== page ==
It was a little too breezy to spray paint, plus I didn't even have the paint, having used up my supply of the correct color on Wednesday. Today is a nice, warm, sunny day. Emphasis on "warm." I stopped at McDonald's to get a cone, but their ice cream machine was broken. Guess I can walk to Burger King and get some. (It's been quite a while--do they still have cones at BK?) Or I can go to Dairy Queen... Or I could go to the supermarket and buy a container of ice cream. Or I could just forget about ice cream altogether...
Today the roofers are really going at it. I think that on Tuesday they were just depositing materials on the roof or something that didn't really create a lot of noise compared with whatever they're doing today. There is also a very large piece of equipment that periodically parks in front of my house and lifts a huge arm up to the roof to gather discarded shingles. Fortunately I don't need to go anywhere today, so I can let the equipment drivers have free reign over the street in front of my building, and I can also listen to this banging all day! Whoopee!
For the final episode of this season, I've returned to the position of Camera Scenic (a job I also took on for the show's first episode, shot directly before the pandemic, so I guess that has a nice symmetry to it).
That's the position where, instead of spending regular 6am-4pm days on "prep crew" at the shop or at an upcoming filming location getting sets (including props and dressing) ready to be filmed, I actually follow the shooting crew around from set to set, lugging a cart full of every tool and material that might be needed in case the director or DP has a last-minute touchup request of any kind. In practice, more often than not this means aging and dulling things that look too new or too shiny (in rare cases where the prep crew hasn't already done so), or camouflaging them entirely (ditto).
I liken it to that old adage about war: long stretches of boredom punctuated by moments of sheer terror, when I'm called upon to do something at the last moment and everyone's waiting for it to be done before the camera can roll. There haven't been any really stressful challenges so far (and hopefully won't be, on the final three weeks of the season, shooting almost entirely on by-now-familiar sets and locations, with what seems like a pretty humane and understanding, if exhausted, crew).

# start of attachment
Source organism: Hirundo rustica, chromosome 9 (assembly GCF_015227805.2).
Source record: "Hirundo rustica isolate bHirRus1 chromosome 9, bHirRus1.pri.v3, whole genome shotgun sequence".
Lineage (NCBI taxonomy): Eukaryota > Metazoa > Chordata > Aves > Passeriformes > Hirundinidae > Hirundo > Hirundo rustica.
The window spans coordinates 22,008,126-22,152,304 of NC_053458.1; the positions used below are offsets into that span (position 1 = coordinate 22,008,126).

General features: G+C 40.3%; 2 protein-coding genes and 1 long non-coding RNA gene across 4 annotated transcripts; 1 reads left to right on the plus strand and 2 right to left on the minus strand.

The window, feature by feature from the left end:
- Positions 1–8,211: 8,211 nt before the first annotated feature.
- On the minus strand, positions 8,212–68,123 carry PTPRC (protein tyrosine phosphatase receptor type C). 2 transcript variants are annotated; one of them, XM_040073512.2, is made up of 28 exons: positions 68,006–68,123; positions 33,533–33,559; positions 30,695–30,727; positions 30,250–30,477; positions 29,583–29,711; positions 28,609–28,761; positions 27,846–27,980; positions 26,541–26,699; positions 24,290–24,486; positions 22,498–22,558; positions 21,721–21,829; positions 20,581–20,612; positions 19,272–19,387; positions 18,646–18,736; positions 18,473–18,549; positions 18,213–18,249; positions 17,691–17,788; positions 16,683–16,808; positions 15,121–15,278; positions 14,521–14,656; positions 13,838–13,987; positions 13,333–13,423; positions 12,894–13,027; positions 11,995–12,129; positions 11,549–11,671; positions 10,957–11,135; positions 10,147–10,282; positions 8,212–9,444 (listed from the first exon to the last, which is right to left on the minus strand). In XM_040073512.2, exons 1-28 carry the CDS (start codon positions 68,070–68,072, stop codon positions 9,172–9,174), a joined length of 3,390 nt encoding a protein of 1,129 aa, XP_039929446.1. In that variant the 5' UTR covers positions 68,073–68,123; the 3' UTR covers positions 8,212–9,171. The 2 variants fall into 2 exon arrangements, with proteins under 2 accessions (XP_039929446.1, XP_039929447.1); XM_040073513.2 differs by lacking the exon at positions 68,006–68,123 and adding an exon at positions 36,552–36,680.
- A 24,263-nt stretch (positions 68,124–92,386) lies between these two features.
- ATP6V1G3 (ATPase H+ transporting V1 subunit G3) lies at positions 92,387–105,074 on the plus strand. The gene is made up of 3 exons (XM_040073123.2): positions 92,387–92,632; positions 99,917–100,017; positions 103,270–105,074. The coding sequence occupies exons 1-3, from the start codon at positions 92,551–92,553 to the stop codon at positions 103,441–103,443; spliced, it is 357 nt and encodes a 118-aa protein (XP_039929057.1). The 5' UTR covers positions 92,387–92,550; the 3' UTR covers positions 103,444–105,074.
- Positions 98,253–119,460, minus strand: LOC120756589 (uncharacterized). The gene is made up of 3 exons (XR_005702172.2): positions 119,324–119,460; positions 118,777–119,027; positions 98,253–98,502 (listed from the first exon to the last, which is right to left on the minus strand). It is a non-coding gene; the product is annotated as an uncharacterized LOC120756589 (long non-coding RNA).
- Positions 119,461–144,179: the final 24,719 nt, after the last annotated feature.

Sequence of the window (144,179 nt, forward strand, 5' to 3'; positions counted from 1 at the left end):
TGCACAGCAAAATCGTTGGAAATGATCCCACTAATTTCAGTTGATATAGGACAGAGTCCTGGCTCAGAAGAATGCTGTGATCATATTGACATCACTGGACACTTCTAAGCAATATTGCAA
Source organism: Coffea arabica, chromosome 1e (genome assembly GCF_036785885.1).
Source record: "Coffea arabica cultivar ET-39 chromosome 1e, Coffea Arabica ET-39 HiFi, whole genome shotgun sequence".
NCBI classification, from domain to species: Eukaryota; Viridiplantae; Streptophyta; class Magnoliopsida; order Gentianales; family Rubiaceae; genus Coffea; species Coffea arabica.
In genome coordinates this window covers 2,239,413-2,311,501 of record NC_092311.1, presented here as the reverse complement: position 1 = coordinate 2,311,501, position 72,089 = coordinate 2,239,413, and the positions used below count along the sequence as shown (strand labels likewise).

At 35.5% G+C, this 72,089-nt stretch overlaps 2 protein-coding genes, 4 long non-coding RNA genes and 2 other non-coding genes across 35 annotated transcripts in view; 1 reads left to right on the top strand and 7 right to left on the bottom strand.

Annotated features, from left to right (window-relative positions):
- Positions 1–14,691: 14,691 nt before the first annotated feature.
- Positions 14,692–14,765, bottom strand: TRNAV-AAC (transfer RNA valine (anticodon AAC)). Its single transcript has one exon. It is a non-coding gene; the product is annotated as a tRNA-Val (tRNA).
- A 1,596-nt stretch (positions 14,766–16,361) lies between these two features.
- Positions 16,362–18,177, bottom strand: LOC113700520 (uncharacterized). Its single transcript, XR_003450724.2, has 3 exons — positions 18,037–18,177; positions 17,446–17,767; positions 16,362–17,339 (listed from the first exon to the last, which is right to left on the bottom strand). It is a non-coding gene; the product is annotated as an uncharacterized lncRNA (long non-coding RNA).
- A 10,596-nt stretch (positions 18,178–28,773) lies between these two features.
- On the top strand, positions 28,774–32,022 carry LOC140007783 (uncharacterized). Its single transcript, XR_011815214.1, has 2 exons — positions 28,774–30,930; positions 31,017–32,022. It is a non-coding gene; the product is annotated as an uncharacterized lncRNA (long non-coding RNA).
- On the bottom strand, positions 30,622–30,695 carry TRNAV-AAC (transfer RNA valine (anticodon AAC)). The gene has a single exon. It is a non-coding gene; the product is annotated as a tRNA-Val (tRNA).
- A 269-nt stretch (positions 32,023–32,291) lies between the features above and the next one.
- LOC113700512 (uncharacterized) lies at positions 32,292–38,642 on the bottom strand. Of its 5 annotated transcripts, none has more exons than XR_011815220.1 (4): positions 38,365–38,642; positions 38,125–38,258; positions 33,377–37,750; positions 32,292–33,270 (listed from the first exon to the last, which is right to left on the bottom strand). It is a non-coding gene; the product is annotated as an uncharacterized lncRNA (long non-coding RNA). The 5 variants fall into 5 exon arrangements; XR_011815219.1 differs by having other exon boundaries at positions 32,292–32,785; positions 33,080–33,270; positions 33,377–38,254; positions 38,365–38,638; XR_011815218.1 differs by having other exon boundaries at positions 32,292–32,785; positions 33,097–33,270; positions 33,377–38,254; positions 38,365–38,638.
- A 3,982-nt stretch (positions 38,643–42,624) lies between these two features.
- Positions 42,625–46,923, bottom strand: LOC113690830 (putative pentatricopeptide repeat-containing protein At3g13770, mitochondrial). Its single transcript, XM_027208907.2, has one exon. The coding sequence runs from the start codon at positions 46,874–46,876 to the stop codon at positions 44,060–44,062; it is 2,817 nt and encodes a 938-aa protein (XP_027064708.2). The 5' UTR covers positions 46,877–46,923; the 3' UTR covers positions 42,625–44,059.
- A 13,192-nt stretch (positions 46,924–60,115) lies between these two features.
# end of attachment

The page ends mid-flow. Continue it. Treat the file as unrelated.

But it is surprisingly tiring, even not doing much. (The only real physical exertion tends to be pushing my small though startlingly-heavy cart, sometimes uphill or on uneven terrain, several blocks back and forth between the box truck on which it travels and the central work zone of any given shooting location). Shoot-crew hours are crazy: often long, and all over the clock -- day, night, overnight. This episode is set entirely at night, with a lot of exterior scenes, so 5pm-5am overnight shifts have become my new normal. And our nights have been rainy lately, which means standing around in remote outer-borough streets and parks in full rain gear, coldish and wettish, for twelve hours every night.
It's better than it was last February (2020), though, when temps regularly dipped into the 20s at night. And the hourly rate is a good bit higher than that of my normal prep-crew job, so I should be in a better position to take a little break when this season wraps a few weeks from now.
I am getting far too many e-mails from LEGO reminding me of this holiday. I also got one from Monoprice, which is a great source for computer cables. Actually, LEGO usually has some good discounts and gifts with purchase for Star Wars Day, so I shouldn't complain.
The roofers are replacing my roof today. We are getting new roofs thanks to a hailstorm in 2019.
Today was a good day because I realized I only have three more working days until my "weekend" and not four. Also, there was bad weather everywhere but I didn't have to rebook any flights full of connections. I did have to rebook a couple of people but that wasn't too bad.
Berkeley Rep has recorded, and posted on YouTube, the hourlong opening-night Zoom panel introducing their experimental series of six short films The Waves in Quarantine:
The project itself can be watched for free on Berkeley Rep's own website through May 28, RSVP required. The show page there also includes a tab of interesting dramaturgical extras, including a link to the complete text of Woolf's novel.
This won't be everyone's cup of tea; I'm just grateful that, even remotely (the Zoom panel includes some discussion of the complications of coordinating vocal and orchestral tracks from afar), a decent chunk of David Bucknam's score has now been recorded, gorgeously, with voices that do it justice.
There will be another Zoom conversation this Thursday, May 6 at 5:30pm PST, featuring most of the cast. I expect they'll probably record and post that one on YouTube afterwards as well, but if you want to join the live webinar (where you can ask questions in the Q&A chatbox) that evening, there's a separate RSVP link for that on the show page.
My two horse picks did nothing in the Derby yesterday; I don't think either of them even finished in the top 10.
Today was supposed to be rainy and thunderstormy. I suppose it still is supposed to be, but it's hard to believe now. It is a lot cooler than yesterday, but yesterday was one degree from a record high--it was hot.